Andy Westlake puts an inexpensive fast normal prime lens for Micro Four Thirds cameras to the test.
Let’s first take a look at the alternatives that are already available. Panasonic itself makes the compact Lumix G 20mm f/1.7 II Asph and the faster Leica Summilux DG 25mm f/1.4, but they cost £270 and £380 respectively. Olympus has the M.Zuiko Digital 25mm f/1.8 that offers a near-identical core spec in a smaller size, but for around £290. Sigma makes 30mm f/2.8 and 19mm f/2.8 DN lenses that sell for a mere £130, but they gather 1.5 stops less light at maximum aperture. Finally, several ultra-fast manual-focus 25mm f/0.95 options are available from Voigtländer, Mitakon and SLR Magic, but at two or three times the price. Clearly, none of these gives quite the same combination of fast maximum aperture and low price.
This means that for budding photographers who’ve just bought into Micro Four Thirds, Panasonic’s new optic could well be the ideal second lens. Its fast maximum aperture allows use of faster shutter speeds or lower ISO sensitivities in low light, while also giving increased background blur when you wish to focus attention on a specific subject. It’s also small and light enough to carry around all the time. So let’s see if it lives up to expectations.
Panasonic Lumix G 25mm f/1.7 Asph – Features
Comprising eight elements in seven groups, the Panasonic 25mm has a more complex optical construction than most lenses with a similar angle of view. It also includes one ultra-high refractive index glass element and two aspherical elements, which are designed to minimise chromatic aberration and peripheral aberrations. The diaphragm comprises seven rounded blades, allowing the aperture to remain circular at larger f-numbers, which usually gives a more attractive quality to the background blur. It’s designed to be stepless and, like the focus motor, silent in operation, making the lens suitable for video use. However, there’s no optical image stabilisation on board.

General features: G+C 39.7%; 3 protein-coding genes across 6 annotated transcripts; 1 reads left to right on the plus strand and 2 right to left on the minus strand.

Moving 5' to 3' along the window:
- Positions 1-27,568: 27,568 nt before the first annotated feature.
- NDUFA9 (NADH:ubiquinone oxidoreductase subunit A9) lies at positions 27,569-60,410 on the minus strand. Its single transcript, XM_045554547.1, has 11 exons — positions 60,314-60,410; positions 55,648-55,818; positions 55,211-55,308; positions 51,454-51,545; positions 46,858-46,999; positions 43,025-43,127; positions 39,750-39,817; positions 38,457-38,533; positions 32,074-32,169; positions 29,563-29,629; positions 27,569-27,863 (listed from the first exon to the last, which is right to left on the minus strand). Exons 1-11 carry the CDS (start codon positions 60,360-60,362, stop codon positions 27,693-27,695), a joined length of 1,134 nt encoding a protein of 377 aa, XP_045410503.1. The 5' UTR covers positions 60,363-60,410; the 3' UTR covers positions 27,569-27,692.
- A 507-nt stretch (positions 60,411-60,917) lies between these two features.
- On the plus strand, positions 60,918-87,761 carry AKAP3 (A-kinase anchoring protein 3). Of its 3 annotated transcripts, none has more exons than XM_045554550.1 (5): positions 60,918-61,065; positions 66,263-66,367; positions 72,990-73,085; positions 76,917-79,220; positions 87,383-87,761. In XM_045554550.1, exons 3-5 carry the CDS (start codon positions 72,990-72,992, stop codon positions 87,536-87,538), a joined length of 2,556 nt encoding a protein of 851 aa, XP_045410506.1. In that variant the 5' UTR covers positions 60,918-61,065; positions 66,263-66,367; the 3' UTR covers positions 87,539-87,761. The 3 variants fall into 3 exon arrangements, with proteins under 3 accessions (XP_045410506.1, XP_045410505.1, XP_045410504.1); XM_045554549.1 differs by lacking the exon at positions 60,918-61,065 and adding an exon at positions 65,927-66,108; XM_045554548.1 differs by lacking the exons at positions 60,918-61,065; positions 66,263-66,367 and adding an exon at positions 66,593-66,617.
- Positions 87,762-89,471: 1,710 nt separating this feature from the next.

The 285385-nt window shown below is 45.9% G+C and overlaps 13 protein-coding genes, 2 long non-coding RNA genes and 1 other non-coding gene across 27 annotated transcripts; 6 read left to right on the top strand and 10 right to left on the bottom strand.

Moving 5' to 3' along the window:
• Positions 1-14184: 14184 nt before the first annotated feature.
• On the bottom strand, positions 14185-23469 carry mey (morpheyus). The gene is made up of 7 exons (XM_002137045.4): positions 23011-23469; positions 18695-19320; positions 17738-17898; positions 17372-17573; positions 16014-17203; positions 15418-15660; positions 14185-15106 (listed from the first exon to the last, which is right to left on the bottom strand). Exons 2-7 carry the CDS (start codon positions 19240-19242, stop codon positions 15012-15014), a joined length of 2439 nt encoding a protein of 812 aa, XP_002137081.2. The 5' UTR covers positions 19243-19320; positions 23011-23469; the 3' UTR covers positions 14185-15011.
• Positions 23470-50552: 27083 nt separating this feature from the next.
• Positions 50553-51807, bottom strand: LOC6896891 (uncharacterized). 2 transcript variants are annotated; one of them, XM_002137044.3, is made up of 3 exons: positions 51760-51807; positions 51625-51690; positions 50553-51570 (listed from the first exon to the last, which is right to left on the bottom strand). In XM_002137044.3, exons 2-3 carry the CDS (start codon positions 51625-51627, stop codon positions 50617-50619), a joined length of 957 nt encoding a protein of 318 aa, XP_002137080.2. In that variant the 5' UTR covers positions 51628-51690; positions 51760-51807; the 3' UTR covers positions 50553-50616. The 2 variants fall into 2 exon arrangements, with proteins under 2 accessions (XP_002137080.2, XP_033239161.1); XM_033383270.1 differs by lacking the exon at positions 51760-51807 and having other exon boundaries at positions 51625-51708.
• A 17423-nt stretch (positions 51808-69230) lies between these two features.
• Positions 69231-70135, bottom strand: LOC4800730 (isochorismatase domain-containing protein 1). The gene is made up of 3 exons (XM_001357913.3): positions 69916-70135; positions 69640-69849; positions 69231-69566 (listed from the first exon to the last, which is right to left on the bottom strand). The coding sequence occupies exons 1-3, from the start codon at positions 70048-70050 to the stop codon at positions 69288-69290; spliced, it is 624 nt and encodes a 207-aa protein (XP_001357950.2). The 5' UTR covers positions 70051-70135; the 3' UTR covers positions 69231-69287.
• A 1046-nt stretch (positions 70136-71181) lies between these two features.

A broad manual-focus ring covers much of the barrel, and drives the lens’s focus group electronically. At the front is a thread that accepts 46mm filters, which don’t rotate on focusing. Behind it is a bayonet mount for the lens hood, which comes included in the box rather than being an overpriced extra. The lens is shipped with a cosmetic ring covering the hood mount, which I removed immediately and left in the box. Lens hoods don’t just shield the lens from stray light, but also protect the front element from accidental bumps, and I would encourage their use as a matter of course.